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Flashcards in W3 - Chapter 3 - DN Deck (62):
1

arithmetic mean

  • a measure of central tendency
  • derived by calculating an average of all scores in a distribution
  • also called the mean

p.89

2

average deviation

  • a measure of variability
  • derived by
    • summing the absolute value of all the scores in a distribution and
    • dividing by the total number of scores

p. 94

3

bar graph

  • a graphic illustration of data
  • numbers indicative of frequency are set on the vertical axis
  • categories are set on the horizontal axis
  • the rectangle bars that describe the data are typically noncontigous

p. 85

4

bimodal distribution

  • a distribution where the central tendency consists of
    • two scores
    • occurring an equal number of times
    • and are the most frequently occurring scores in the distribution

p. 91

5

bivariate distribution

  • a graphic representation of correlation
  • accomplished by the simple graphing of the coordinate points for values of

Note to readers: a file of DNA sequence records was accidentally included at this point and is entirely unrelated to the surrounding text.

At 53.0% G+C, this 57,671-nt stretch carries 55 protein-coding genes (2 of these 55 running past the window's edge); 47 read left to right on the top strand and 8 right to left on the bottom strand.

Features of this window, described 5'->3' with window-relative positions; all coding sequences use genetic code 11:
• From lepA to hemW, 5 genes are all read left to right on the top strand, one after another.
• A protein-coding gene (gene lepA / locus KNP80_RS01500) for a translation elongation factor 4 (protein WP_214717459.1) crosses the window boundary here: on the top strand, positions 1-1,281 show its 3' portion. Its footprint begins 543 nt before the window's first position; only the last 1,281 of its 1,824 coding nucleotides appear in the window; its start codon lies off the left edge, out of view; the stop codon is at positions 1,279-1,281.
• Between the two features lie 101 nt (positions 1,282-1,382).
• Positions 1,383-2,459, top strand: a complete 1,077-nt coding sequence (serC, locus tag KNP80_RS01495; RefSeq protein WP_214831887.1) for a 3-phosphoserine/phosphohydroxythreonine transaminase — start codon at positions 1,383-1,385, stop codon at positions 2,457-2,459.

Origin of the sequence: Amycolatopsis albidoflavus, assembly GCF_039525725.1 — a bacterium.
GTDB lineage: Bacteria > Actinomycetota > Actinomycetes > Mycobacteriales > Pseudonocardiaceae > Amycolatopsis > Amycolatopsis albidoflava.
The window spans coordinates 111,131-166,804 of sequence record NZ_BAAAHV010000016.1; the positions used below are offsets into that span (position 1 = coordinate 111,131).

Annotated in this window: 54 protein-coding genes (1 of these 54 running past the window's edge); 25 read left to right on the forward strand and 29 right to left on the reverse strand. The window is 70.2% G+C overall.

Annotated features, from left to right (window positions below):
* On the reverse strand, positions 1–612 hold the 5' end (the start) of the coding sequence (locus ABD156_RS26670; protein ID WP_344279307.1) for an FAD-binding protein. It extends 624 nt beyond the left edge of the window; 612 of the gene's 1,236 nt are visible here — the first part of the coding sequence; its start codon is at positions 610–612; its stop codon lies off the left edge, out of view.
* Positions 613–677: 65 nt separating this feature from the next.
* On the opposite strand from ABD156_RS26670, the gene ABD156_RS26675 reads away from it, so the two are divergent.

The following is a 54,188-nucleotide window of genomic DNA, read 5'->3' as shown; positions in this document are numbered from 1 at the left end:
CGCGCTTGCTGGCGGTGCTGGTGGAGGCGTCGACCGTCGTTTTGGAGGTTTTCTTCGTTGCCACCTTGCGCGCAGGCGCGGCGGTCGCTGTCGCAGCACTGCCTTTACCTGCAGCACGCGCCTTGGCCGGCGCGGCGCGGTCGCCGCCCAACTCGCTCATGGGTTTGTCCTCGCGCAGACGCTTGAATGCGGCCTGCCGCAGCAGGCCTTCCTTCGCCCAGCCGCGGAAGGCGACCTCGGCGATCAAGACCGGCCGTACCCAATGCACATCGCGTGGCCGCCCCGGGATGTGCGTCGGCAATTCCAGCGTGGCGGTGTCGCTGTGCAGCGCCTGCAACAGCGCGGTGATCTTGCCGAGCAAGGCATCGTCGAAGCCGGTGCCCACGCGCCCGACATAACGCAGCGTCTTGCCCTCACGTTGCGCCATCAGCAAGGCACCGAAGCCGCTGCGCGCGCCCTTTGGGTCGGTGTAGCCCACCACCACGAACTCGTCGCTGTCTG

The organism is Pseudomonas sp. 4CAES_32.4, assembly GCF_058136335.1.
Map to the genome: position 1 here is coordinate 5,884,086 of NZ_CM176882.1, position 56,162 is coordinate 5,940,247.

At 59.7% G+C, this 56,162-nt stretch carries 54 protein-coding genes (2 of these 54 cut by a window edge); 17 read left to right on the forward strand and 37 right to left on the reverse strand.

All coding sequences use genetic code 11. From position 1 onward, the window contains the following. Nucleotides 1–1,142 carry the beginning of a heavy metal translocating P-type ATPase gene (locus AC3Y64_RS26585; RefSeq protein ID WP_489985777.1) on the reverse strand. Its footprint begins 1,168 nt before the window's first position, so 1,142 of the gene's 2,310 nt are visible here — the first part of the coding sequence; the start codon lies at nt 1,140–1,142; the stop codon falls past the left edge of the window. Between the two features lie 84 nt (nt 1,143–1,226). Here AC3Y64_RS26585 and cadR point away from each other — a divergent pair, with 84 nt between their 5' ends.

• the X-variable and
    • the Y-variable
  • also known as a
    • scatterplot
    • scatter diagram
    • scattergram

p. 111

6

coefficient of correlation

  • symbolised by
  • the correlation coefficient is an index of the strength of the linear relationship between two continous variables
  • expressed as a number
    • can range from -1 to +1
  • most frequently used statistic to calculate is the Pearson r

p.106

7

coefficient of determination

  • a value indicating how much variance is shared by two variables
  • this value is obtained by
    • squaring the obtained correlation coefficient
    • multiplying by 100 and
    • expressing the result as a percentage
  • this indicates the amount of variance accounted for by the correlation coefficient
    • i.e., "total variance explained"

p.109

8

correlation